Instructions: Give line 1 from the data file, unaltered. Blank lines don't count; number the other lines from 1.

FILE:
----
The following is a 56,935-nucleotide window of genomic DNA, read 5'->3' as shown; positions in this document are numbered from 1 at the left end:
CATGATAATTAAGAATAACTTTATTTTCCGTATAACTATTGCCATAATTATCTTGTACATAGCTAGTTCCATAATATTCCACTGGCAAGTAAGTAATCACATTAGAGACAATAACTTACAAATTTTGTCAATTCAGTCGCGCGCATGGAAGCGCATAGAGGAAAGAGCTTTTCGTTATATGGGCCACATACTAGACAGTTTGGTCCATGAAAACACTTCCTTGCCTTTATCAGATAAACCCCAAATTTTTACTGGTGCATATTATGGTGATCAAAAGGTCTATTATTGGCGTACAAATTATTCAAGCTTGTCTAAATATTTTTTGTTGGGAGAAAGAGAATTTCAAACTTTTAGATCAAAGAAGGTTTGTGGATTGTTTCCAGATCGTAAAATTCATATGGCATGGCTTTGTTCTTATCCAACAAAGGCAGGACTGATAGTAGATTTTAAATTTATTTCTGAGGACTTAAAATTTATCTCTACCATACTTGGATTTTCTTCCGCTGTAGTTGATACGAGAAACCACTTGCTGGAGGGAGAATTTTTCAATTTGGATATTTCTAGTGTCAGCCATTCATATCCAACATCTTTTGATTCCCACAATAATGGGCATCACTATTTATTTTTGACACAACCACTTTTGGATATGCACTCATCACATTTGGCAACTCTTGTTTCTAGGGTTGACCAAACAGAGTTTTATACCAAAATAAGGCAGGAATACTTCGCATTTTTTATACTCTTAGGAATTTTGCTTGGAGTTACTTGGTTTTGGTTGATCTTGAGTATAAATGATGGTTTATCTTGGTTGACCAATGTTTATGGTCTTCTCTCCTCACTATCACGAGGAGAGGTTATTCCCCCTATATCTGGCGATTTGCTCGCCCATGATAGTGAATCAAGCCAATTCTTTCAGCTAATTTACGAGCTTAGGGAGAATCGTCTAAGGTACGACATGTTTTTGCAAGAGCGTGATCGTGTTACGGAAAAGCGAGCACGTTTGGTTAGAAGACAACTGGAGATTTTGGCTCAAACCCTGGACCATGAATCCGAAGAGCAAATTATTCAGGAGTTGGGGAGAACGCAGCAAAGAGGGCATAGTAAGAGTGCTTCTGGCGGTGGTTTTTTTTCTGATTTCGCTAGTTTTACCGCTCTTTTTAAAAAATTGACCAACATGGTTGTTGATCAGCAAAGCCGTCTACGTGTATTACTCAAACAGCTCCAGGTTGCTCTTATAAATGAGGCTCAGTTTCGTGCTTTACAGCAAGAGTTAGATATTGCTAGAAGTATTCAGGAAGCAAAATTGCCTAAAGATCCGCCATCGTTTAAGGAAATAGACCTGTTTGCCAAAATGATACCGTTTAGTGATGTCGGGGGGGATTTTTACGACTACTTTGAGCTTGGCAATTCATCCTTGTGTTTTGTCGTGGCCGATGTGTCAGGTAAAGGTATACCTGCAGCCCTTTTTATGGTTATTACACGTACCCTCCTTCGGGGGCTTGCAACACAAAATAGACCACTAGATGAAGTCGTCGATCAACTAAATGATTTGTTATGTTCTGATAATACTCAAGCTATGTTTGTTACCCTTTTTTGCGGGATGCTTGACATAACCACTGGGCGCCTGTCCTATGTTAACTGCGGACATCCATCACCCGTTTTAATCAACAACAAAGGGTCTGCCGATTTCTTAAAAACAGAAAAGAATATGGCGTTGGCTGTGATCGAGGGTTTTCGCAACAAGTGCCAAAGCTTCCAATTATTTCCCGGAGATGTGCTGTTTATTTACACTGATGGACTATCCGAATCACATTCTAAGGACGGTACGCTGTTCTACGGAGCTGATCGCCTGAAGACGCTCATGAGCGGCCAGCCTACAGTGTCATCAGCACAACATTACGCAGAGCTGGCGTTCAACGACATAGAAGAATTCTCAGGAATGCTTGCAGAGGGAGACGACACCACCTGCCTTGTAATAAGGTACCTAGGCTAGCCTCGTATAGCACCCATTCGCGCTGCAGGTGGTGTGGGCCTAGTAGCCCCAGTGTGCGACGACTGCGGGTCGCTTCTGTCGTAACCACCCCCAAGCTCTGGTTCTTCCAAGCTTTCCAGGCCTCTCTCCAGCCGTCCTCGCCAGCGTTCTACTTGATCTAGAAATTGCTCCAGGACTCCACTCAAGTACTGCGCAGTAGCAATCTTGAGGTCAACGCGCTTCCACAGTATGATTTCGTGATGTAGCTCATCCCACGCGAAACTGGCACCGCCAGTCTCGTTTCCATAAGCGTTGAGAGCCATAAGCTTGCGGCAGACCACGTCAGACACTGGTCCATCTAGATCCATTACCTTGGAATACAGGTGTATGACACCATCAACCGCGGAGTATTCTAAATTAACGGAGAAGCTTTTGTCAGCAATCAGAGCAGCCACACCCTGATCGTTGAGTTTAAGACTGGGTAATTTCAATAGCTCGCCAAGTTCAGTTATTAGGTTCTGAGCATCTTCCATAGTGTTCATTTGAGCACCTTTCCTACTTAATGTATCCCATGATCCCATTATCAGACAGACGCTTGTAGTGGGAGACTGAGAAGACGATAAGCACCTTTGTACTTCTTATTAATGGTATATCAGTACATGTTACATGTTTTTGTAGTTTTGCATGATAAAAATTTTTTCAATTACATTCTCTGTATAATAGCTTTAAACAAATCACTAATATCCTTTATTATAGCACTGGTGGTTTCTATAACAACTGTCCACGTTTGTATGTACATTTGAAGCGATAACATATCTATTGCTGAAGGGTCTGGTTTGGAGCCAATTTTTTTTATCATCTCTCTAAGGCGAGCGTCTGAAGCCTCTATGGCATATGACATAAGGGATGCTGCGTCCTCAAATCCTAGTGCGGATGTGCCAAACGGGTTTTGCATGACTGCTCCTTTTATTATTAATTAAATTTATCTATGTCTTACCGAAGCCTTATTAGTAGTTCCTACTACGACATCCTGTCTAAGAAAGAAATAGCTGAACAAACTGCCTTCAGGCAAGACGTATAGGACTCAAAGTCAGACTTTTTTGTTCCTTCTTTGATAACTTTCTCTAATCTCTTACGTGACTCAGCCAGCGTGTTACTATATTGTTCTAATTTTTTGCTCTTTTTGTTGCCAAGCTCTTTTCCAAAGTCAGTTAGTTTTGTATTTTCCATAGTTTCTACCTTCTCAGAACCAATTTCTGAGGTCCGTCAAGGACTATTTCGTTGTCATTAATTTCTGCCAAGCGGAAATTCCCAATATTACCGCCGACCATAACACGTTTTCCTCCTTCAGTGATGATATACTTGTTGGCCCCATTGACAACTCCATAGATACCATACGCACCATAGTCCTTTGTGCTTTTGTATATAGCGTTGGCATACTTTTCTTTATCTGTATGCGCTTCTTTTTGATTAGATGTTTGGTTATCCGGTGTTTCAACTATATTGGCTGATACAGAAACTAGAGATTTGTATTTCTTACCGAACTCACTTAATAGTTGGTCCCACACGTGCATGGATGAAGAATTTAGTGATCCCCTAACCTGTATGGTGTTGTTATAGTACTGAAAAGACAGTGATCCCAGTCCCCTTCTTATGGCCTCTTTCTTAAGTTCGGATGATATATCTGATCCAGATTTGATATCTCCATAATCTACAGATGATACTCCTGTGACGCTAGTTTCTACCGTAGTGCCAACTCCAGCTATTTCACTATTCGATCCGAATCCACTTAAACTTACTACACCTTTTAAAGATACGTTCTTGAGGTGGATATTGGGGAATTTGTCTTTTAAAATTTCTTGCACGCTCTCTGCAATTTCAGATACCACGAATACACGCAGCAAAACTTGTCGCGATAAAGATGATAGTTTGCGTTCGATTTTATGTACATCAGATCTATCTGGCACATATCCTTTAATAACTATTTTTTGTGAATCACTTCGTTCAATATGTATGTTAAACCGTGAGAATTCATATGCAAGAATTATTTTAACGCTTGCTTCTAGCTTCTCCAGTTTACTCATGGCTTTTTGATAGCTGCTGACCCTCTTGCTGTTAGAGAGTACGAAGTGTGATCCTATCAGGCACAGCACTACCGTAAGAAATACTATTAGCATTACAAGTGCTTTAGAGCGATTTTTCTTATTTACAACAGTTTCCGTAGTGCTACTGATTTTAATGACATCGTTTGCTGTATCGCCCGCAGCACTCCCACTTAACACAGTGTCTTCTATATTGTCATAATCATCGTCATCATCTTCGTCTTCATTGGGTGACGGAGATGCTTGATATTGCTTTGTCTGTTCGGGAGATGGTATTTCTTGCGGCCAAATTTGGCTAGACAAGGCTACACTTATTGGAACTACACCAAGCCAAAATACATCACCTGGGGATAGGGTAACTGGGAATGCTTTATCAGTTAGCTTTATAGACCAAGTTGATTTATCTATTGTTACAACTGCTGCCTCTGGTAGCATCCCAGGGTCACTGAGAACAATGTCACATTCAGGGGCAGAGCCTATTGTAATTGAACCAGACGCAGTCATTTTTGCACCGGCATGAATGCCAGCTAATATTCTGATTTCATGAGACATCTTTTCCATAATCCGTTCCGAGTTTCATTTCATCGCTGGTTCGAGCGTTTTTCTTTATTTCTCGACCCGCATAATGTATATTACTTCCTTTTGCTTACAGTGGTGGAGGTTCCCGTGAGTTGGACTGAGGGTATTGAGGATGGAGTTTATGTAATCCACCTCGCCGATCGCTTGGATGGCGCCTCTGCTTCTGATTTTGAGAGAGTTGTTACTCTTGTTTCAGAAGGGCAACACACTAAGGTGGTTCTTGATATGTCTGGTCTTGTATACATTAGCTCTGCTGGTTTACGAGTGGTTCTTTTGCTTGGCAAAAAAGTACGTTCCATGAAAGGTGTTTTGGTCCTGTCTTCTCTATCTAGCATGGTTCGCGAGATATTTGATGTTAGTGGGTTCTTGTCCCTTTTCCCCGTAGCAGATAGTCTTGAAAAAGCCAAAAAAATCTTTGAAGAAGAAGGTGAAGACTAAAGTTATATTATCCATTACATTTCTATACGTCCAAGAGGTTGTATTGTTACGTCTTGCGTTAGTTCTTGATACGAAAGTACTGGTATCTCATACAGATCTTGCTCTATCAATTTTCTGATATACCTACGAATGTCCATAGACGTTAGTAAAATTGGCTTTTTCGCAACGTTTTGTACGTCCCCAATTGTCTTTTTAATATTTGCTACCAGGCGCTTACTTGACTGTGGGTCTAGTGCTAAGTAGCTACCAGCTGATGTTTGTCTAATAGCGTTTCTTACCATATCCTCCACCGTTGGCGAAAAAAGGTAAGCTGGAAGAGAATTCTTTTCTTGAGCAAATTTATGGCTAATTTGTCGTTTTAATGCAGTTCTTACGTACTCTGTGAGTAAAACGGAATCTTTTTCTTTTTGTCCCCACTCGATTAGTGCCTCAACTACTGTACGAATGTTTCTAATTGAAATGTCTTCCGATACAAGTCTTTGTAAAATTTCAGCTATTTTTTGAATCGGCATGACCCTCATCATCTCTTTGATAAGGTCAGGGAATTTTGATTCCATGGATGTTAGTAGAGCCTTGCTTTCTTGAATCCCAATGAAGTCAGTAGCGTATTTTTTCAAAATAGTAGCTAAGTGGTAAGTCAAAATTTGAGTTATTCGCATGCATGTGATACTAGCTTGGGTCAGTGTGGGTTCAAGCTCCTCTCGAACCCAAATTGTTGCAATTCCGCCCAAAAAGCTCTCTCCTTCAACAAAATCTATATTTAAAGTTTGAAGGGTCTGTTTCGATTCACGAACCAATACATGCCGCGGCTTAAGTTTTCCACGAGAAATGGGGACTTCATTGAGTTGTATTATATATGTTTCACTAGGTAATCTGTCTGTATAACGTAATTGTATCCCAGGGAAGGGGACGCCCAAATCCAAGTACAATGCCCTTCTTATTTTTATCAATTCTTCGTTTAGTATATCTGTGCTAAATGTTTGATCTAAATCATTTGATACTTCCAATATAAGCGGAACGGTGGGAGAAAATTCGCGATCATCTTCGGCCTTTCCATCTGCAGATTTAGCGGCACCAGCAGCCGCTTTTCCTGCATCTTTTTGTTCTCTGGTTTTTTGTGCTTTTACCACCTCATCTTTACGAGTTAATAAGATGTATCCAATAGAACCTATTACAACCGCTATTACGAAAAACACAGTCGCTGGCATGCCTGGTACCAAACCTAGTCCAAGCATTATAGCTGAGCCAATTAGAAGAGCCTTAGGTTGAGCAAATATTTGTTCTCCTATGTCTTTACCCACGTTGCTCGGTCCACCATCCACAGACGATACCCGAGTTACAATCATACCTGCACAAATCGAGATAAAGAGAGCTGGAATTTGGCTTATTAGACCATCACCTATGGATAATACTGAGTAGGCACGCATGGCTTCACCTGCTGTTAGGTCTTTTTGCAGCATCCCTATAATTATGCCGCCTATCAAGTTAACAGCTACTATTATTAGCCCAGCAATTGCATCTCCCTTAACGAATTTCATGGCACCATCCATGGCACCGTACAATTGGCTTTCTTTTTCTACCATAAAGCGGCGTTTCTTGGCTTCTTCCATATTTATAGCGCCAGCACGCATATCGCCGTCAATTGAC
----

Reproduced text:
The following is a 56,935-nucleotide window of genomic DNA, read 5'->3' as shown; positions in this document are numbered from 1 at the left end: